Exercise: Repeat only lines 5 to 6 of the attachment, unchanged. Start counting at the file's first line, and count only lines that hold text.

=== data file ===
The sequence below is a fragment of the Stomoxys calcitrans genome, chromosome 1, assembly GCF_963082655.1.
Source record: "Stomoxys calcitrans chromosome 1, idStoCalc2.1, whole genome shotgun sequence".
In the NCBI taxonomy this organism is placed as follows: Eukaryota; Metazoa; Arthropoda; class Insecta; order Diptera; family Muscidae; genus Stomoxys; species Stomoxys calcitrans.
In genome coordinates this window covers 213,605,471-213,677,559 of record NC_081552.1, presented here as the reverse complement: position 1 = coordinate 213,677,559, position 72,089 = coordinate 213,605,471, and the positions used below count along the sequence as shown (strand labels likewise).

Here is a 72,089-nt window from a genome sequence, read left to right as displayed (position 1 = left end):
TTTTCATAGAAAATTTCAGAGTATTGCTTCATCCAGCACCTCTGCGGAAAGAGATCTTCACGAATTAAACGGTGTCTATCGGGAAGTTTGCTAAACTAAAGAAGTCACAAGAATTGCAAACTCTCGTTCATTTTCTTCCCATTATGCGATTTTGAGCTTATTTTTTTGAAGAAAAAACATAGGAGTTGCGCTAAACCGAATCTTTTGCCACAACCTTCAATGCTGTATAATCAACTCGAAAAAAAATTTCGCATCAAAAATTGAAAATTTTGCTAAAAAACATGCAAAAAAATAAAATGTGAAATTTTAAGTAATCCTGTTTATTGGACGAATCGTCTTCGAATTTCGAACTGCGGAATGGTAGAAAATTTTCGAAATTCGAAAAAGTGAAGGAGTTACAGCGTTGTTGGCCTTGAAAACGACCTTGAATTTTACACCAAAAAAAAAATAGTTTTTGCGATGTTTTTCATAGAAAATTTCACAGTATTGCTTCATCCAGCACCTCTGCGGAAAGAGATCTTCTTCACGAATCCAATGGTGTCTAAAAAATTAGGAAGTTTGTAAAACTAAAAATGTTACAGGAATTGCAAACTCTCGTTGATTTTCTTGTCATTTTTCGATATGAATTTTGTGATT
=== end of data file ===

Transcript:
Here is a 72,089-nt window from a genome sequence, read left to right as displayed (position 1 = left end):
TTTTCATAGAAAATTTCAGAGTATTGCTTCATCCAGCACCTCTGCGGAAAGAGATCTTCACGAATTAAACGGTGTCTATCGGGAAGTTTGCTAAACTAAAGAAGTCACAAGAATTGCAAACTCTCGTTCATTTTCTTCCCATTATGCGATTTTGAGCTTATTTTTTTGAAGAAAAAACATAGGAGTTGCGCTAAACCGAATCTTTTGCCACAACCTTCAATGCTGTATAATCAACTCGAAAAAAAATTTCGCATCAAAAATTGAAAATTTTGCTAAAAAACATGCAAAAAAATAAAATGTGAAATTTTAAGTAATCCTGTTTATTGGACGAATCGTCTTCGAATTTCGAACTGCGGAATGGTAGAAAATTTTCGAAATTCGAAAAAGTGAAGGAGTTACAGCGTTGTTGGCCTTGAAAACGACCTTGAATTTTACACCAAAAAAAAAATAGTTTTTGCGATGTTTTTCATAGAAAATTTCACAGTATTGCTTCATCCAGCACCTCTGCGGAAAGAGATCTTCTTCACGAATCCAATGGTGTCTAAAAAATTAGGAAGTTTGTAAAACTAAAAATGTTACAGGAATTGCAAACTCTCGTTGATTTTCTTGTCATTTTTCGATATGAATTTTGTGATT